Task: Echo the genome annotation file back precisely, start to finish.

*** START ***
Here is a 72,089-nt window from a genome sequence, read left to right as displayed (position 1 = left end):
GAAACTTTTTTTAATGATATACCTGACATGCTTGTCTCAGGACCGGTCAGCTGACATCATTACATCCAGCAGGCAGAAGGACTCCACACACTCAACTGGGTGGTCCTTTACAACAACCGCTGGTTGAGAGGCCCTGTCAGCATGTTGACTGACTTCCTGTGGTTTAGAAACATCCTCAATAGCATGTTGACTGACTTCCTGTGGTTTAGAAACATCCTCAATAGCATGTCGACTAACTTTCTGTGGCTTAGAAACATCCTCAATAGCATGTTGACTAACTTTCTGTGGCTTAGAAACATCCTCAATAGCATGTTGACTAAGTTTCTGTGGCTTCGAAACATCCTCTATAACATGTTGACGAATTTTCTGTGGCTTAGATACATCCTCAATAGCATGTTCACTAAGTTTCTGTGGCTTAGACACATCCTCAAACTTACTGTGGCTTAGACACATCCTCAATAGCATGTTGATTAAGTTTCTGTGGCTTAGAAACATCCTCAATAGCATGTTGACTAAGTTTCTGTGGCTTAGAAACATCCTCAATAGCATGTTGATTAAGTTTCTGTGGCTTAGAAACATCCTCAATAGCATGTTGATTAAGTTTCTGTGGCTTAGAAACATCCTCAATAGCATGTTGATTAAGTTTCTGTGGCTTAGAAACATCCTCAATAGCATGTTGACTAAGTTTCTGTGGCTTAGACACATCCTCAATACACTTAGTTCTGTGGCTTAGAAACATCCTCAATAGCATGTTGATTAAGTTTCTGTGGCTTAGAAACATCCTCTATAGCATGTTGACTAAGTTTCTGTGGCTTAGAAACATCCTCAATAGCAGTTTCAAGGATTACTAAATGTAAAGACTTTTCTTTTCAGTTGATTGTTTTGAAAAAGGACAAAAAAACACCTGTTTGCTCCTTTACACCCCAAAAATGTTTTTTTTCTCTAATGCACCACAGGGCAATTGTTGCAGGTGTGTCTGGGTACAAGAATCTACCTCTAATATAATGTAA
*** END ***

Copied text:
Here is a 72,089-nt window from a genome sequence, read left to right as displayed (position 1 = left end):
GAAACTTTTTTTAATGATATACCTGACATGCTTGTCTCAGGACCGGTCAGCTGACATCATTACATCCAGCAGGCAGAAGGACTCCACACACTCAACTGGGTGGTCCTTTACAACAACCGCTGGTTGAGAGGCCCTGTCAGCATGTTGACTGACTTCCTGTGGTTTAGAAACATCCTCAATAGCATGTTGACTGACTTCCTGTGGTTTAGAAACATCCTCAATAGCATGTCGACTAACTTTCTGTGGCTTAGAAACATCCTCAATAGCATGTTGACTAACTTTCTGTGGCTTAGAAACATCCTCAATAGCATGTTGACTAAGTTTCTGTGGCTTCGAAACATCCTCTATAACATGTTGACGAATTTTCTGTGGCTTAGATACATCCTCAATAGCATGTTCACTAAGTTTCTGTGGCTTAGACACATCCTCAAACTTACTGTGGCTTAGACACATCCTCAATAGCATGTTGATTAAGTTTCTGTGGCTTAGAAACATCCTCAATAGCATGTTGACTAAGTTTCTGTGGCTTAGAAACATCCTCAATAGCATGTTGATTAAGTTTCTGTGGCTTAGAAACATCCTCAATAGCATGTTGATTAAGTTTCTGTGGCTTAGAAACATCCTCAATAGCATGTTGATTAAGTTTCTGTGGCTTAGAAACATCCTCAATAGCATGTTGACTAAGTTTCTGTGGCTTAGACACATCCTCAATACACTTAGTTCTGTGGCTTAGAAACATCCTCAATAGCATGTTGATTAAGTTTCTGTGGCTTAGAAACATCCTCTATAGCATGTTGACTAAGTTTCTGTGGCTTAGAAACATCCTCAATAGCAGTTTCAAGGATTACTAAATGTAAAGACTTTTCTTTTCAGTTGATTGTTTTGAAAAAGGACAAAAAAACACCTGTTTGCTCCTTTACACCCCAAAAATGTTTTTTTTCTCTAATGCACCACAGGGCAATTGTTGCAGGTGTGTCTGGGTACAAGAATCTACCTCTAATATAATGTAA